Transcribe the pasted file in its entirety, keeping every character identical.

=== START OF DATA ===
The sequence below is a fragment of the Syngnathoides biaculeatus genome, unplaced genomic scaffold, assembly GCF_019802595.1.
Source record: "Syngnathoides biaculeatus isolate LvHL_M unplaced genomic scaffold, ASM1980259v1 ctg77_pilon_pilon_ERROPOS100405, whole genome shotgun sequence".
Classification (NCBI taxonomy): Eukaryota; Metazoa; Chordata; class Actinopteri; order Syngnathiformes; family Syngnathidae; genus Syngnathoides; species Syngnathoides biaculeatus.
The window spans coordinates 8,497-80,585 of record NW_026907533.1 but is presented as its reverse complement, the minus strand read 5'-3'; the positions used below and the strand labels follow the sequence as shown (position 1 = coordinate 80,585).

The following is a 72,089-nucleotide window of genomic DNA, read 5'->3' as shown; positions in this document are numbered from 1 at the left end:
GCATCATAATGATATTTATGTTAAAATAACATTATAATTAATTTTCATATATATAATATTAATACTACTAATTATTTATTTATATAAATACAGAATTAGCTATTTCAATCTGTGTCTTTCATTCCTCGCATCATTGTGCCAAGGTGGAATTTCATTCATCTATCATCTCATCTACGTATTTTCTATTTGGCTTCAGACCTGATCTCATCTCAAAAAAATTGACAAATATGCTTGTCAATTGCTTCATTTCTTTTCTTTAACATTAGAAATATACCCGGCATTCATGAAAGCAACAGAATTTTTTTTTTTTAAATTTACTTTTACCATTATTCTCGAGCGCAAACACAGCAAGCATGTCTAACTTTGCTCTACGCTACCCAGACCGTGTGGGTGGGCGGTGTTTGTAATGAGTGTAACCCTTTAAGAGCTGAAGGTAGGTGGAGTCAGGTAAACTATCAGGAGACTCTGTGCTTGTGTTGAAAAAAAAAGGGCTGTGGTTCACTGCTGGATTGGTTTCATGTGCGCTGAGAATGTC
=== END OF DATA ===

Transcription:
The sequence below is a fragment of the Syngnathoides biaculeatus genome, unplaced genomic scaffold, assembly GCF_019802595.1.
Source record: "Syngnathoides biaculeatus isolate LvHL_M unplaced genomic scaffold, ASM1980259v1 ctg77_pilon_pilon_ERROPOS100405, whole genome shotgun sequence".
Classification (NCBI taxonomy): Eukaryota; Metazoa; Chordata; class Actinopteri; order Syngnathiformes; family Syngnathidae; genus Syngnathoides; species Syngnathoides biaculeatus.
The window spans coordinates 8,497-80,585 of record NW_026907533.1 but is presented as its reverse complement, the minus strand read 5'-3'; the positions used below and the strand labels follow the sequence as shown (position 1 = coordinate 80,585).

The following is a 72,089-nucleotide window of genomic DNA, read 5'->3' as shown; positions in this document are numbered from 1 at the left end:
GCATCATAATGATATTTATGTTAAAATAACATTATAATTAATTTTCATATATATAATATTAATACTACTAATTATTTATTTATATAAATACAGAATTAGCTATTTCAATCTGTGTCTTTCATTCCTCGCATCATTGTGCCAAGGTGGAATTTCATTCATCTATCATCTCATCTACGTATTTTCTATTTGGCTTCAGACCTGATCTCATCTCAAAAAAATTGACAAATATGCTTGTCAATTGCTTCATTTCTTTTCTTTAACATTAGAAATATACCCGGCATTCATGAAAGCAACAGAATTTTTTTTTTTTAAATTTACTTTTACCATTATTCTCGAGCGCAAACACAGCAAGCATGTCTAACTTTGCTCTACGCTACCCAGACCGTGTGGGTGGGCGGTGTTTGTAATGAGTGTAACCCTTTAAGAGCTGAAGGTAGGTGGAGTCAGGTAAACTATCAGGAGACTCTGTGCTTGTGTTGAAAAAAAAAGGGCTGTGGTTCACTGCTGGATTGGTTTCATGTGCGCTGAGAATGTC